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Learn to love problems.

Robert Kiyosaki once said, “Inside of every problem lies an opportunity.” That’s the key: to love problems, you have to see the benefits they bring. Problems have a wonderful way of introducing you to three key assets you can use to turn any challenge into a triumph. 

Problems introduce you to:

  1. Yourself – One of the surest lessons I’ve learned over the years is that adversity doesn’t build character, it reveals it. And nothing helps us grow and succeed as a leader like discovering our strengths and weaknesses when problems come. The greatest moments of growth are found within the challenges we face, so when we learn to embrace those growth opportunities, we transform our perspective.
  1. Others – Do you want to know who’s really on your team? Introduce a problem into the mix. I promise you that the folks who truly support you will become obvious. While it’s true that everyone loves a winner, not everyone loves a winner while they learn to win. Problems reveal who we can rely on in times of trouble, and show us the team we can count on to move forward with success.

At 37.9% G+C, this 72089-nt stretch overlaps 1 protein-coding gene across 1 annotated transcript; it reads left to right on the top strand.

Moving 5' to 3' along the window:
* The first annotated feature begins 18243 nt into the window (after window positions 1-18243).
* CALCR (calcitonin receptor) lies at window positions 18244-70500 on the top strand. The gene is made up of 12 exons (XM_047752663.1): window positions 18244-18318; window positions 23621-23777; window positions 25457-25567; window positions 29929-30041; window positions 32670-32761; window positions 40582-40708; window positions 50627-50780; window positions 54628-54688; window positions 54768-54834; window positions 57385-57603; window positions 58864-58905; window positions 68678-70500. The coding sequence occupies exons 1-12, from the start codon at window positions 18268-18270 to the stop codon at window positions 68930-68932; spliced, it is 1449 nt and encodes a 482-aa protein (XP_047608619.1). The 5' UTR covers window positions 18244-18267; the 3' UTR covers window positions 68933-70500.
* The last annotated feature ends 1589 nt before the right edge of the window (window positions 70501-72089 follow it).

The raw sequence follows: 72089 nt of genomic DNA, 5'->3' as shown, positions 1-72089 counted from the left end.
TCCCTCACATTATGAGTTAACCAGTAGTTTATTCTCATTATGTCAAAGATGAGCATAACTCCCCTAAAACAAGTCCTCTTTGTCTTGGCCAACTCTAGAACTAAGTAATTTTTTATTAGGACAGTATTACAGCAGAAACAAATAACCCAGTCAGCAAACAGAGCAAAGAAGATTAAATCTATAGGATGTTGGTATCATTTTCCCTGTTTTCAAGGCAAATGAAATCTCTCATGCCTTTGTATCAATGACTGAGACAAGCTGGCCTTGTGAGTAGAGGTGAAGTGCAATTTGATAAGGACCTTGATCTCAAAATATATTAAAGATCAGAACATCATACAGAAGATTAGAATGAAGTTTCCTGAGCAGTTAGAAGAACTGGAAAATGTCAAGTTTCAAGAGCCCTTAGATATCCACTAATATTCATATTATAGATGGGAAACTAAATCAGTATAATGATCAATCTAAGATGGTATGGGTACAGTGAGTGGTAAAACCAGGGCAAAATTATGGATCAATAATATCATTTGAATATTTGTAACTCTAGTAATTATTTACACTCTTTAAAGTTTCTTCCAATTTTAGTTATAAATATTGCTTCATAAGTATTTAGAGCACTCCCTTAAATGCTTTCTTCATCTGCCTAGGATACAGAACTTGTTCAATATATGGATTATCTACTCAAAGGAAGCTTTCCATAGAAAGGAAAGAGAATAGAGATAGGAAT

1. Opportunity – This is going to sound counter-intuitive, yet even the best leaders often miss doors of opportunity. No matter how good a leader may be, there are always opportunities that pass us by because we aren’t looking for them, or we’re not looking at them with the correct perspective. That’s because we often fall into comfortable patterns of thinking and working; when problems come along and knock us out of those patterns, we find a world of opportunities just waiting to be discovered. Viewing problems as a healthy “reset” on our perspective and thinking is a great way to discover the opportunities within.
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A leader rarely has two good days in a row, so you’re likely in the midst of one sort of problem or another. Whether it’s a problem at work or within your own personal life, there is a current situation just waiting to become an opportunity for growth.

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Take a moment and ask yourself these two questions:

  • Where am I facing a problem in my life right now?
  • What truths do I need to see about myself in order to move past this problem?

You may discover that you don’t need a solution to the problem as much as you need a solution to your own growth. If that’s the case, find a good book, a great podcast, or spend time with someone you trust and get some feedback on how to get your growth in gear. Developing yourself first is the key to transforming your problems into possibilities.

My friend, you’ll fly higher and farther when you learn to see problems differently. I know it’s changed the course of my life, and I believe it will do the same for yours.

You have a problem
Share with me what your thoughts on this are. What are you willing to do, TODAY< to step up and stand in your greatness? 

To Your Abundance and Prosperity!

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~Todd Treharne ~